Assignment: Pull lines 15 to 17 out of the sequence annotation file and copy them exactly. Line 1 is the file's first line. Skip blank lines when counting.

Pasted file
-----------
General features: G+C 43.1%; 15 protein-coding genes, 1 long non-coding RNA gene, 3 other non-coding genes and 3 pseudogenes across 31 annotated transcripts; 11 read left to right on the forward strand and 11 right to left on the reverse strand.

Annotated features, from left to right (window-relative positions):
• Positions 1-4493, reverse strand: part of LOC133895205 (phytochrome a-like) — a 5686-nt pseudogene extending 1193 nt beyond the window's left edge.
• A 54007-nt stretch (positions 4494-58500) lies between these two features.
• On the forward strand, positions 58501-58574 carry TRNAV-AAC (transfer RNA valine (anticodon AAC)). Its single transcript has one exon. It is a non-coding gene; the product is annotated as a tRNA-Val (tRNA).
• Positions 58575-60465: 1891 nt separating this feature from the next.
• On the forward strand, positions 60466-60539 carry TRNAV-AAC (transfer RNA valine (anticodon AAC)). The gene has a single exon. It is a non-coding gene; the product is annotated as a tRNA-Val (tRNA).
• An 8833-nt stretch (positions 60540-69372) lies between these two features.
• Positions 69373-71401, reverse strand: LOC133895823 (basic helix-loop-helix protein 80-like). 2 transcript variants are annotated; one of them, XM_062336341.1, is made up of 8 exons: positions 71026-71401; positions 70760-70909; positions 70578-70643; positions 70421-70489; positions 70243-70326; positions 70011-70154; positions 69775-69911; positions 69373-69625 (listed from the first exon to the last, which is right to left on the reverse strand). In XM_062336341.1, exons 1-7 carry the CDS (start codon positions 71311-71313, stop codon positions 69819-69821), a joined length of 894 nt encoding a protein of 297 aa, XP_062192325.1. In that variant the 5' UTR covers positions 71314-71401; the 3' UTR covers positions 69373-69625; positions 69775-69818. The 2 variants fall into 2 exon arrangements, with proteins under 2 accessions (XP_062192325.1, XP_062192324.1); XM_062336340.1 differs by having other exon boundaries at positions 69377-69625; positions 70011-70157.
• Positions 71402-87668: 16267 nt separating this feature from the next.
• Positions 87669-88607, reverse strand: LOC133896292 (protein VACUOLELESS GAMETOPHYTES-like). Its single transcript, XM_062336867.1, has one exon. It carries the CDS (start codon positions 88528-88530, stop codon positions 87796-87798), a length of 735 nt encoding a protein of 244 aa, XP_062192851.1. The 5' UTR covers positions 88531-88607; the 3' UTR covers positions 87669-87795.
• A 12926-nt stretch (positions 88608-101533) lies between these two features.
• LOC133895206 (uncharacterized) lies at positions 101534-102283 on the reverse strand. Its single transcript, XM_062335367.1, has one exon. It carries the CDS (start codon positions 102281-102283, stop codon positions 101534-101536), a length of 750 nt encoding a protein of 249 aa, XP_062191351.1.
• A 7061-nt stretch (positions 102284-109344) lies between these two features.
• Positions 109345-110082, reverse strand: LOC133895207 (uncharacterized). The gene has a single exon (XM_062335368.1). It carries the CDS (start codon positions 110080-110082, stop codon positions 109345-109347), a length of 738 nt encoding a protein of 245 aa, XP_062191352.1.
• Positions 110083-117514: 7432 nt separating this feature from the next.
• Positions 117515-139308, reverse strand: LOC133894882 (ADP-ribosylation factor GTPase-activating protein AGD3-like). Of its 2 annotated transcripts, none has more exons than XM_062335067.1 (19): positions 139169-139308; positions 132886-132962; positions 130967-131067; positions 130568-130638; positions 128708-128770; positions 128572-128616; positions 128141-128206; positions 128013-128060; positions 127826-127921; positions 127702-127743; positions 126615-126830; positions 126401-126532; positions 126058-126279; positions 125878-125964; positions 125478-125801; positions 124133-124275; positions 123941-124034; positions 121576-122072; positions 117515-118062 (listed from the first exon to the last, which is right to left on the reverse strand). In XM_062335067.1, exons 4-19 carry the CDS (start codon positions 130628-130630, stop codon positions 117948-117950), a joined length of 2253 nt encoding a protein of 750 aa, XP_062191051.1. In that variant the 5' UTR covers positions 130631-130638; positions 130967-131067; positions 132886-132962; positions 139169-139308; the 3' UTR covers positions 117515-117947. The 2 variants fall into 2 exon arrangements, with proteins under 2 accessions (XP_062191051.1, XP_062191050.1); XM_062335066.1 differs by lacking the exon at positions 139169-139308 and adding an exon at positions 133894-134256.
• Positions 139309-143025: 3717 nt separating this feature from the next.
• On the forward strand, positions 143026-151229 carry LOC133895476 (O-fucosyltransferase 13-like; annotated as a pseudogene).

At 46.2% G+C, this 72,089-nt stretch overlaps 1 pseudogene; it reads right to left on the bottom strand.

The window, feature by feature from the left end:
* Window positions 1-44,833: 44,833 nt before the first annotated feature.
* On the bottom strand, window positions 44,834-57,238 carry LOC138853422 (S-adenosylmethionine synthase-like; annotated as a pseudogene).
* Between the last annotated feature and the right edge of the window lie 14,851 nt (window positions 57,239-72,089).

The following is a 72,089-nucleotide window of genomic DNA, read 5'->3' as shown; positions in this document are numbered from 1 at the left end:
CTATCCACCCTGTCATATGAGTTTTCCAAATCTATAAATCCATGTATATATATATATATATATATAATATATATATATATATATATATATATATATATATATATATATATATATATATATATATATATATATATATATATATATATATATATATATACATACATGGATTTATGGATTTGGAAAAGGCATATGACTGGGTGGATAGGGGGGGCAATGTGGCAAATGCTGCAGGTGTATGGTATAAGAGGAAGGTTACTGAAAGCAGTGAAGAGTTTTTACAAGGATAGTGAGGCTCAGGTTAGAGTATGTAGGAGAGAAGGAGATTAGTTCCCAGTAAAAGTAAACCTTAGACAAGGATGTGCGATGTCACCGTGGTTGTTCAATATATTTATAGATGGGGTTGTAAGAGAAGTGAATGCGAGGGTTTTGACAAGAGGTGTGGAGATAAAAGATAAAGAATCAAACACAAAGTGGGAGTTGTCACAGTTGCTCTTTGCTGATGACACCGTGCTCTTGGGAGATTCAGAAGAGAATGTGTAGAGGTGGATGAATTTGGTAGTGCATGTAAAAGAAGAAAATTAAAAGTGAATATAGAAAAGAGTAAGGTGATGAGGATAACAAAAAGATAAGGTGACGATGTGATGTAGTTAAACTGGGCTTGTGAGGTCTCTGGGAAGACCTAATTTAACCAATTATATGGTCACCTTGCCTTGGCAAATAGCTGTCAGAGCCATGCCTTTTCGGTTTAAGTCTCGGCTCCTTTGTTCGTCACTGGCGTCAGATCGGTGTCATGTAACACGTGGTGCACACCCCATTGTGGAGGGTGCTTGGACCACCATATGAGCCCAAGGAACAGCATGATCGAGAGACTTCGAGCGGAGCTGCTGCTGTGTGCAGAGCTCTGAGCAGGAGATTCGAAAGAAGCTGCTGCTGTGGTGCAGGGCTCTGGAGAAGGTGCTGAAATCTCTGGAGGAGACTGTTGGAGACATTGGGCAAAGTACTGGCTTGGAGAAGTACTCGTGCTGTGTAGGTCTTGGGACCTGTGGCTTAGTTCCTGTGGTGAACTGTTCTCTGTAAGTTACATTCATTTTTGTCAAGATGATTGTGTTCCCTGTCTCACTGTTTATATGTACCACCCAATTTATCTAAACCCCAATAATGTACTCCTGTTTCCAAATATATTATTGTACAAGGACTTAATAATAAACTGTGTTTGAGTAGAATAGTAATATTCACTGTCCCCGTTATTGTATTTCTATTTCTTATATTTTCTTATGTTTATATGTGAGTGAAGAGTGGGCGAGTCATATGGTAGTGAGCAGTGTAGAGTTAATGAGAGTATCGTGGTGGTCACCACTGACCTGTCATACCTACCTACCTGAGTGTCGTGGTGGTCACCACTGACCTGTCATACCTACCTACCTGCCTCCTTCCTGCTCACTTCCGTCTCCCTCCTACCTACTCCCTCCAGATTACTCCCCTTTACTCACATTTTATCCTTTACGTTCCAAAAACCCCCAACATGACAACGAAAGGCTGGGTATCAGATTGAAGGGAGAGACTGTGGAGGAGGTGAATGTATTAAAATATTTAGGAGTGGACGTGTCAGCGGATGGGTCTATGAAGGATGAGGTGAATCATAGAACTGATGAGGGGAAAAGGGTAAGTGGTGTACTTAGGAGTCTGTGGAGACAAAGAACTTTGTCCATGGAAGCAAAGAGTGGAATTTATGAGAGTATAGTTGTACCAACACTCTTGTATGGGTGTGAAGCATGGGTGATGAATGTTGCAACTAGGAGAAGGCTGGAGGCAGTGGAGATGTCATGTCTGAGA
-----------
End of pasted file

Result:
• Positions 109345-110082, reverse strand: LOC133895207 (uncharacterized). The gene has a single exon (XM_062335368.1). It carries the CDS (start codon positions 110080-110082, stop codon positions 109345-109347), a length of 738 nt encoding a protein of 245 aa, XP_062191352.1.
• Positions 110083-117514: 7432 nt separating this feature from the next.
• Positions 117515-139308, reverse strand: LOC133894882 (ADP-ribosylation factor GTPase-activating protein AGD3-like). Of its 2 annotated transcripts, none has more exons than XM_062335067.1 (19): positions 139169-139308; positions 132886-132962; positions 130967-131067; positions 130568-130638; positions 128708-128770; positions 128572-128616; positions 128141-128206; positions 128013-128060; positions 127826-127921; positions 127702-127743; positions 126615-126830; positions 126401-126532; positions 126058-126279; positions 125878-125964; positions 125478-125801; positions 124133-124275; positions 123941-124034; positions 121576-122072; positions 117515-118062 (listed from the first exon to the last, which is right to left on the reverse strand). In XM_062335067.1, exons 4-19 carry the CDS (start codon positions 130628-130630, stop codon positions 117948-117950), a joined length of 2253 nt encoding a protein of 750 aa, XP_062191051.1. In that variant the 5' UTR covers positions 130631-130638; positions 130967-131067; positions 132886-132962; positions 139169-139308; the 3' UTR covers positions 117515-117947. The 2 variants fall into 2 exon arrangements, with proteins under 2 accessions (XP_062191051.1, XP_062191050.1); XM_062335066.1 differs by lacking the exon at positions 139169-139308 and adding an exon at positions 133894-134256.